Why do women invest less than men?

Is society at large to blame or is it simply because companies ignore them?

Rebecca Goodman@RebeccaHGoodman
Wednesday 16 June 2021 07:00
<p>Potential earnings are more likely to be kept in ISAs, research says</p>

Potential earnings are more likely to be kept in ISAs, research says

Women have been disproportionately affected by the pandemic but as the world starts to reopen, could financial institutions use this as a chance to persuade more women to invest their money?

The pandemic has amplified issues affecting women including the difference in average income, the reliance on women to take on the majority of childcare and homeschooling duties, and the gap in savings and pension pots between the sexes.

Women already earn less on average than men, with average salaries of £22,200 and £27,400 respectively.

Men are more likely to invest than women so even when women have money to put away, they’re more likely to keep it in a cash ISA instead, lowering their potential returns.

But why? Is it because of the issues around income, caring responsibilities, and having less to invest or are there other issues at play?

One argument is that companies, which have traditionally been largely used to targeting men, aren’t yet effectively communicating with women.

This is argued by SCM, the wealth management company run by Gina and Alan Miller. It believes women don’t need separate investment products, but they need to be given different information and spoken to differently.

It has now launched ‘MoneyShe’ described as a ‘female-focused information and resource centre aimed at increasing women’s confidence about investing’.

Gina says in a statement: “There is much said about the gender pay gap, but not enough about the enormity of the investing and pension gender gap. The sector has been aware of the gap for years, yet little has changed.

“We believe this is because there has been too much focus on designing female-focused products, but our experience is that men and women do not necessarily want different products. What women want is to be communicated with and treated in a straightforward, uncomplicated manner.”

The fact that women earn, and save less, is also an important factor.

Men hold an average of £30,089 in ISA savings, compared to £27,098 for women, and this gap exists at all ages.

The behaviour of saving between the sexes is also different. Women are more likely to have an ISA, making up 52 per cent of holders. They are more likely to have a cash ISA compared to men but less likely to invest in an ISA, according to government data.

When it comes to retirement planning, 30 per cent of women are confident they’ll be able to retire, compared to 40 per cent of men, and 28 per cent of people who’ve left financial planning to a partner said they had lost track of it, according to research from Hargreaves Lansdown.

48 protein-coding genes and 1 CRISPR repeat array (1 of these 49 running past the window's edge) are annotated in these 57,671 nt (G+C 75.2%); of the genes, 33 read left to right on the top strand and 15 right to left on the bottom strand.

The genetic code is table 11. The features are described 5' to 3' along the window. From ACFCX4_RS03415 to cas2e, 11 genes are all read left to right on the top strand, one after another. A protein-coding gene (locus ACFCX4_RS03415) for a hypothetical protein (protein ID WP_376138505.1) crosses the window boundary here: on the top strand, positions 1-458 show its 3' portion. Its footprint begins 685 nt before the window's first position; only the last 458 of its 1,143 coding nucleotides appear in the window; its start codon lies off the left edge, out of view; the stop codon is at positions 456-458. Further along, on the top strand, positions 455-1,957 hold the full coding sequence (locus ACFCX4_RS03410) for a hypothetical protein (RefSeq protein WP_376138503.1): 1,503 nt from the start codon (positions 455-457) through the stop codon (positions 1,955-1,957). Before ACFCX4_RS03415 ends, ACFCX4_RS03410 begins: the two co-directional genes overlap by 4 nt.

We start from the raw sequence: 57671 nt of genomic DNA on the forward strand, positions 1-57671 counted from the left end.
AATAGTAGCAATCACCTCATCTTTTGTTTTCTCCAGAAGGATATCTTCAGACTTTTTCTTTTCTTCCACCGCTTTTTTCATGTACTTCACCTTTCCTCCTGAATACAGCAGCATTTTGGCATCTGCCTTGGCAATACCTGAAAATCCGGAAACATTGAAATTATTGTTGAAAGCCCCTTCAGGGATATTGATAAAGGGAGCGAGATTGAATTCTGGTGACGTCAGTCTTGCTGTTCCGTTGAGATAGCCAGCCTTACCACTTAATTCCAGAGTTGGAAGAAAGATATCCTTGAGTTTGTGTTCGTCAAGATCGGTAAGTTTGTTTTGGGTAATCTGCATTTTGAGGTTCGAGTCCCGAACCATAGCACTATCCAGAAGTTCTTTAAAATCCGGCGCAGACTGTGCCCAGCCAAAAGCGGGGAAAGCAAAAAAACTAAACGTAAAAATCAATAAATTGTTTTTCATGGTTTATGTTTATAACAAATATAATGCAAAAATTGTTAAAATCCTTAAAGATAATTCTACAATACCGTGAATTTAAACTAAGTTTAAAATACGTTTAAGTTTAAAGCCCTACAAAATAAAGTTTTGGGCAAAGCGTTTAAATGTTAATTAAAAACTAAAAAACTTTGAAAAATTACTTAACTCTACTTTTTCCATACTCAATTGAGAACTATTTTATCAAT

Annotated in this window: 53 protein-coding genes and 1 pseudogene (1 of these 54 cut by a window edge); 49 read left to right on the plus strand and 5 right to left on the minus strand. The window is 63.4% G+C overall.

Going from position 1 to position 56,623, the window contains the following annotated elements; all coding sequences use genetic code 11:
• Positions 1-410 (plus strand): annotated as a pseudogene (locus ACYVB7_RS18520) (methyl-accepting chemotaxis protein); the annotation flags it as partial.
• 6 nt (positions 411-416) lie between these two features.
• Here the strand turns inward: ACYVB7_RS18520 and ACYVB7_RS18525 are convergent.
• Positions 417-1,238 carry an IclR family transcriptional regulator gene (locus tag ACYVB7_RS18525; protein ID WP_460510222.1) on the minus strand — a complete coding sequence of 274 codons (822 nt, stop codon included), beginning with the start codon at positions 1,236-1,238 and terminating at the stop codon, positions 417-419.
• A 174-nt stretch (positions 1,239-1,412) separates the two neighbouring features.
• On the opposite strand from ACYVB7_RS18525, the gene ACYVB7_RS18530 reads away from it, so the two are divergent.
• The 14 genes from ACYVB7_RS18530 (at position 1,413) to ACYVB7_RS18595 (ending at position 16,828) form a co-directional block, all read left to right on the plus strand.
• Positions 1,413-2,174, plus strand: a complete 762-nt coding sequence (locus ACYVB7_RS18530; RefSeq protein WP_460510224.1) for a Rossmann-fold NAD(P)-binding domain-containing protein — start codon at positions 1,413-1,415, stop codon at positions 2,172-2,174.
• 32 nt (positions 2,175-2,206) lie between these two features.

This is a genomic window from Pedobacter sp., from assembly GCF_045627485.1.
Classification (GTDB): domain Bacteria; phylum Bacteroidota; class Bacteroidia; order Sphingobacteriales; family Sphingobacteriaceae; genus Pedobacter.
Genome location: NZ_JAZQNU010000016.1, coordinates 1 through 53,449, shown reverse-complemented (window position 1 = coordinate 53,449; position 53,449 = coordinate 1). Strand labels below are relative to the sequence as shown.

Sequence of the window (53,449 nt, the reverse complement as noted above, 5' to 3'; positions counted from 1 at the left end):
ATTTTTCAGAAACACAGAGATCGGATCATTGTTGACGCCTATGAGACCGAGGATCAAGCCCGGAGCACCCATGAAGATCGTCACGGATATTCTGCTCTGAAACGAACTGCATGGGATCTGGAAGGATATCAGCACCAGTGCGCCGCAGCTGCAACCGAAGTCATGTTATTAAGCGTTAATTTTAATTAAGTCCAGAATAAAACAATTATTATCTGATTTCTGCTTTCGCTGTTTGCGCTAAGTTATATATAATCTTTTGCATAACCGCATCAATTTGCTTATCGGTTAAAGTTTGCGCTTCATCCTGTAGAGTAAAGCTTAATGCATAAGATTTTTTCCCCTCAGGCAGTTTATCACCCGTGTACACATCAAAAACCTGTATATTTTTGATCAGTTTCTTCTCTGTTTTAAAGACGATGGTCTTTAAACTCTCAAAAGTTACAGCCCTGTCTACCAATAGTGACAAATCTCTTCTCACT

However, Gina Miller believes the main issue is confidence which stops women from investing. Research from investment companies shows that women need to know more than men before making a financial decision and this extends to other aspects of life too.

Sarah Coles, spokesperson for Hargreaves Lansdown, said: “Women tend to have a higher confidence threshold – they need to know more before they consider themselves to know enough.

“This is true for everything from whether they’re likely to apply for a job to whether they are prepared to invest. Meanwhile, society tends to mould women into generalists and men into specialists.”

So, if women need to have the confidence to part with their money, what are companies doing about it?

Gillian Hepburn, head of UK intermediary solutions at Schroders, says less than 10 per cent of financial advisers had a proposition for retaining, attracting, and advising women, according to the company’s research.

“A proposition doesn’t necessarily mean having different investment products or services but starts with an understanding of why women may approach investing differently,” she says.

“Women typically have a greater focus on health, longevity, awareness of risk but often a misplaced lack of confidence around finances. As a result, they actively seek education, information and when selecting an adviser are keen that there is a ‘personal fit’.”

While there is clearly a myriad of reasons women aren’t investing their money, one area where things do seem to be slowly changing is the way investment companies are communicating with them, such as with the latest launch from SCM.

Coles adds: “Investment companies are well aware of all these risks, and have been working to make their communications more inclusive. If you open any of the myriad of guides produced for beginners by investment companies you’re likely to find clarity and inclusivity at their heart.

“On top of this, the growth of communications aimed specifically at women helps overcome concerns women may have that the investment world isn’t for them. This is not a new idea, but the more companies that embrace this approach, the more women will feel investment is just a normal part of everyday life.”

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